Tag Archive for KPBS (San Diego)

San Diego Union Officials Ignored Global Warming-Related Sea Level Rise in Environmental Settlements for San Diego Convention Center Expansion, Despite Identifying It as Major Deficiency Under CEQA

UPDATE: More news coverage from KPBS:

Coastal Commission Concerned About Sea Level Rise and Convention Center Expansion – KPBS (San Diego) – January 28, 2013

Note: for background on the deal referenced below, see Unions Get Control of San Diego Convention Center Expansion: CEQA Abuse Is Effective, Fair and Open Competition Ordinance Evaded and Coalition for Fair Employment in Construction Obtains City of San Diego Settlement Agreements with Unions for Convention Center. Also, the San Diego County Building and Construction Trades Council just issued a press release (dated November 15, 2012) celebrating the Project Labor Agreement on the San Diego Convention Center expansion, although the unions have STILL not released the document for public scrutiny.

After getting a Project Labor Agreement and other labor concessions as part of a deal to withdraw their environmental complaints about the proposed San Diego Convention Center Expansion Phase III project, did top San Diego union officials allow the Port of San Diego to move forward with the project, despite knowing that the Port’s final Environmental Impact Report (EIR) prepared under the California Environmental Quality Act (CEQA) omitted critical analysis of rising sea levels caused by global warming?

The answer seems to be YES. Although quite aware of risk to the project from a rising sea level (as proven by comments submitted on behalf of unions about the draft EIR), union officials and their environmental lawyers with the South San Francisco law firm of Adams Broadwell Joseph & Cardozo did not address in their environmental settlement agreements this glaring failure of the Port to abide by CEQA. (See the environmental settlement agreements: Settlement Agreement – Building Trades Unions – San Diego Convention Center – 2012 and Settlement Agreement – Various Construction Trade Unions – San Diego Convention Center – 2012).

Even when the unions stumbled on a major problem with the EIR, they were willing to back off on forcing the Port to correct it, as long as unions obtained a monopoly on the work.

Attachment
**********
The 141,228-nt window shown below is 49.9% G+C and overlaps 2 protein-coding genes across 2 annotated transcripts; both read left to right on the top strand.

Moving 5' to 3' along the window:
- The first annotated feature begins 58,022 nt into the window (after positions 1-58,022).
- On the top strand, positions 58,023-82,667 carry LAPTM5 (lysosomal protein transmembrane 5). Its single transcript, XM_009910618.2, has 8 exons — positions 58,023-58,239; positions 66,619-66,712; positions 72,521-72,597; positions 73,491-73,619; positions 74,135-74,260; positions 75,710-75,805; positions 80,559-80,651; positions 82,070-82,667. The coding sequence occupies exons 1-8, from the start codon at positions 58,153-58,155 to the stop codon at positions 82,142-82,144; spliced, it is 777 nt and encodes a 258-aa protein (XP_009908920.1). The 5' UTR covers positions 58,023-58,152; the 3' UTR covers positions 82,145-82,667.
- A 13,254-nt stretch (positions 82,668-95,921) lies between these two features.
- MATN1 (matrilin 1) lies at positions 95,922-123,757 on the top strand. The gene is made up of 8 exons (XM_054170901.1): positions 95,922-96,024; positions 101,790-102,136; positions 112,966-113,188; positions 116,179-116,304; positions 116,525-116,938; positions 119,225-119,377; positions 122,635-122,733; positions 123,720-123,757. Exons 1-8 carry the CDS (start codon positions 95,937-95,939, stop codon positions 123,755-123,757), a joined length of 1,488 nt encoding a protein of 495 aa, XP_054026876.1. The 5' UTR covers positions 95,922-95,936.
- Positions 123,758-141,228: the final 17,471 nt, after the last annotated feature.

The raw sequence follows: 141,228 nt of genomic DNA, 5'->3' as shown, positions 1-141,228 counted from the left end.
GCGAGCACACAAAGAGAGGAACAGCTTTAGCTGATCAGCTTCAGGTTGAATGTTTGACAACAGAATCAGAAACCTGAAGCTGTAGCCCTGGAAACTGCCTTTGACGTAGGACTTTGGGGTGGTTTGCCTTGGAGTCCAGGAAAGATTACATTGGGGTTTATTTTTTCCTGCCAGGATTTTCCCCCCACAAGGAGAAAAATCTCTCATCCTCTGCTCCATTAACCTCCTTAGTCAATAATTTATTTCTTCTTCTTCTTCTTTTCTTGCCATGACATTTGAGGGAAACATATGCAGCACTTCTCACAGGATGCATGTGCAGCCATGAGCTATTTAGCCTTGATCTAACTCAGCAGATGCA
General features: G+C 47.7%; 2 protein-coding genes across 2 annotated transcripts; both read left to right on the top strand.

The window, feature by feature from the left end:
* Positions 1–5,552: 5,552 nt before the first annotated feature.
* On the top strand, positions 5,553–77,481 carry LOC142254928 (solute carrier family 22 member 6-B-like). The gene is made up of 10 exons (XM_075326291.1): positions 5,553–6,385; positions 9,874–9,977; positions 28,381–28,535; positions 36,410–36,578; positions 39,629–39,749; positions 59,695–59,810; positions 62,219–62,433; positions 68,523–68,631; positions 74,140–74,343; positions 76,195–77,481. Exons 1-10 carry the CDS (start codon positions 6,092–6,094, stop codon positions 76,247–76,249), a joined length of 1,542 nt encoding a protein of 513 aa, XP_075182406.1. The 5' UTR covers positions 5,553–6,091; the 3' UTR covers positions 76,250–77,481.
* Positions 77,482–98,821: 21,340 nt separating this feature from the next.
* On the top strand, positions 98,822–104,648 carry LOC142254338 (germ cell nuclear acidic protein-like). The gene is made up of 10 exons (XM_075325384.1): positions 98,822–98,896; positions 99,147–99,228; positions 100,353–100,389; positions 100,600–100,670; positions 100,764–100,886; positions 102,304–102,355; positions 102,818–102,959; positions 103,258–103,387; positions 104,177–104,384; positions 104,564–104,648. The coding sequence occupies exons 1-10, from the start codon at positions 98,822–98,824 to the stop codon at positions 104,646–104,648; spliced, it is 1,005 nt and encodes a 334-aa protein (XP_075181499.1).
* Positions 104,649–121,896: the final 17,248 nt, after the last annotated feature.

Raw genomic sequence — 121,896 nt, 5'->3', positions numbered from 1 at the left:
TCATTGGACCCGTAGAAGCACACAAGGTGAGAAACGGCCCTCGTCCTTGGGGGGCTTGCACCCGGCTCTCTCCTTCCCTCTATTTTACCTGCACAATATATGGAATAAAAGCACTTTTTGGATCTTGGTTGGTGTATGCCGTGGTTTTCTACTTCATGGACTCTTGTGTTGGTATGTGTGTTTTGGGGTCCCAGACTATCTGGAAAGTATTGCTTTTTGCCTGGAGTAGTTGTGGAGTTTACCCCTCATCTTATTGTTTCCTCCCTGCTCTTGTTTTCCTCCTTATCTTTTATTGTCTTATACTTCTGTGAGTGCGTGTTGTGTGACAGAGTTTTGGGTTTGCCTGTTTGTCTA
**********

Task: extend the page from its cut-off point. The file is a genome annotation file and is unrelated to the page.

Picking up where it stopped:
Lorena Gonzalez – the Secretary-Treasurer/CEO of the San Diego and Imperial Counties Labor Council and apparent ringleader of the union environmental complaints – is a believer in global climate change, as shown by this “Resolution in Support of Preserving Environmental Laws and Building Environmental Partnerships” she signed on April 20, 2010. As someone with an undergraduate degree, a law degree, and a master’s degree from highly prestigious institutions of higher learning, surely she recognizes with her educated, enlightened peers that “the science is settled” and agrees with the California State Legislature that a future rising sea level will be a catastrophe for the State of California unless proactive measures start now.

Nevertheless, it isn’t the unions, but KPBS news (in San Diego) that is focusing on the deficiency in the Port’s EIR with an article today (November 15, 2012) reporting on dire new revelations about the proposed expansion of the San Diego Convention Center. The article Flood Maps Raise Questions About Convention Center Expansion warns that “the expanded version of the Convention Center could be inundated with seawater by mid century if climate change predictions are accurate.”

According to the article, “Allowing the development anyway could require massive protection measures with a huge price tag…the extent of potential flood risk along the tideline is alarming far beyond the convention center project if public agencies do nothing…Despite knowing the convention center expansion could be underwater in 2050, the port commission voted unanimously in September to move forward using the old data. Meanwhile, commissioners decided this week to hold a retreat on how to handle climate change.”